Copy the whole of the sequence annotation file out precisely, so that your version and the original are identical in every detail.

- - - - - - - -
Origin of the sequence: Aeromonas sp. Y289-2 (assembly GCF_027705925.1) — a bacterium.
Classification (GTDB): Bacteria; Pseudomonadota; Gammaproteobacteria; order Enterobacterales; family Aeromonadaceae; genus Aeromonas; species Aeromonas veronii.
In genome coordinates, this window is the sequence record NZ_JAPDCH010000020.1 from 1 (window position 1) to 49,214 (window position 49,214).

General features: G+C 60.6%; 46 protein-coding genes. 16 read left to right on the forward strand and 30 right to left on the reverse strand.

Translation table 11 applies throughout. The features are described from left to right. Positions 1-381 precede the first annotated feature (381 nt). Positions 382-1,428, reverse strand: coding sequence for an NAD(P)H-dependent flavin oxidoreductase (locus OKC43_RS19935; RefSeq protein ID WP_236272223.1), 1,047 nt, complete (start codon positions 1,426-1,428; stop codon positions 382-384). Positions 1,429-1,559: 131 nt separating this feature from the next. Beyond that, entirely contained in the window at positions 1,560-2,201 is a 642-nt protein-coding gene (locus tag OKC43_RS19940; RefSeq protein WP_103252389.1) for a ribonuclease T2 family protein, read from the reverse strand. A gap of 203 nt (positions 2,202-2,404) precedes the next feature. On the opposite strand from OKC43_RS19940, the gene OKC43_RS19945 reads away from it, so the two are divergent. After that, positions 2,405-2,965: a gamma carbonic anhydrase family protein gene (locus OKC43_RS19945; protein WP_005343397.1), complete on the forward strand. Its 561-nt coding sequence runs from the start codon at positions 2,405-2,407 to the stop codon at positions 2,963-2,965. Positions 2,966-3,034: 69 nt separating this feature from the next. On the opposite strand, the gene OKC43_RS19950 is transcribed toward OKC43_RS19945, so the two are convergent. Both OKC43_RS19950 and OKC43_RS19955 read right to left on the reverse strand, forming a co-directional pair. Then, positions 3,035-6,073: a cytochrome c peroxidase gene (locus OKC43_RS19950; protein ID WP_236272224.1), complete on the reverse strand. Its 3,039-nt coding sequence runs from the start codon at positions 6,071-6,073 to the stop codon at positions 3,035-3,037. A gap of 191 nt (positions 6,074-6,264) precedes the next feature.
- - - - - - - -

Origin of the sequence: Aeromonas sp. Y289-2 (assembly GCF_027705925.1) — a bacterium.
Classification (GTDB): Bacteria; Pseudomonadota; Gammaproteobacteria; order Enterobacterales; family Aeromonadaceae; genus Aeromonas; species Aeromonas veronii.
In genome coordinates, this window is the sequence record NZ_JAPDCH010000020.1 from 1 (window position 1) to 49,214 (window position 49,214).

General features: G+C 60.6%; 46 protein-coding genes. 16 read left to right on the forward strand and 30 right to left on the reverse strand.

Translation table 11 applies throughout. The features are described from left to right. Positions 1-381 precede the first annotated feature (381 nt). Positions 382-1,428, reverse strand: coding sequence for an NAD(P)H-dependent flavin oxidoreductase (locus OKC43_RS19935; RefSeq protein ID WP_236272223.1), 1,047 nt, complete (start codon positions 1,426-1,428; stop codon positions 382-384). Positions 1,429-1,559: 131 nt separating this feature from the next. Beyond that, entirely contained in the window at positions 1,560-2,201 is a 642-nt protein-coding gene (locus tag OKC43_RS19940; RefSeq protein WP_103252389.1) for a ribonuclease T2 family protein, read from the reverse strand. A gap of 203 nt (positions 2,202-2,404) precedes the next feature. On the opposite strand from OKC43_RS19940, the gene OKC43_RS19945 reads away from it, so the two are divergent. After that, positions 2,405-2,965: a gamma carbonic anhydrase family protein gene (locus OKC43_RS19945; protein WP_005343397.1), complete on the forward strand. Its 561-nt coding sequence runs from the start codon at positions 2,405-2,407 to the stop codon at positions 2,963-2,965. Positions 2,966-3,034: 69 nt separating this feature from the next. On the opposite strand, the gene OKC43_RS19950 is transcribed toward OKC43_RS19945, so the two are convergent. Both OKC43_RS19950 and OKC43_RS19955 read right to left on the reverse strand, forming a co-directional pair. Then, positions 3,035-6,073: a cytochrome c peroxidase gene (locus OKC43_RS19950; protein ID WP_236272224.1), complete on the reverse strand. Its 3,039-nt coding sequence runs from the start codon at positions 6,071-6,073 to the stop codon at positions 3,035-3,037. A gap of 191 nt (positions 6,074-6,264) precedes the next feature.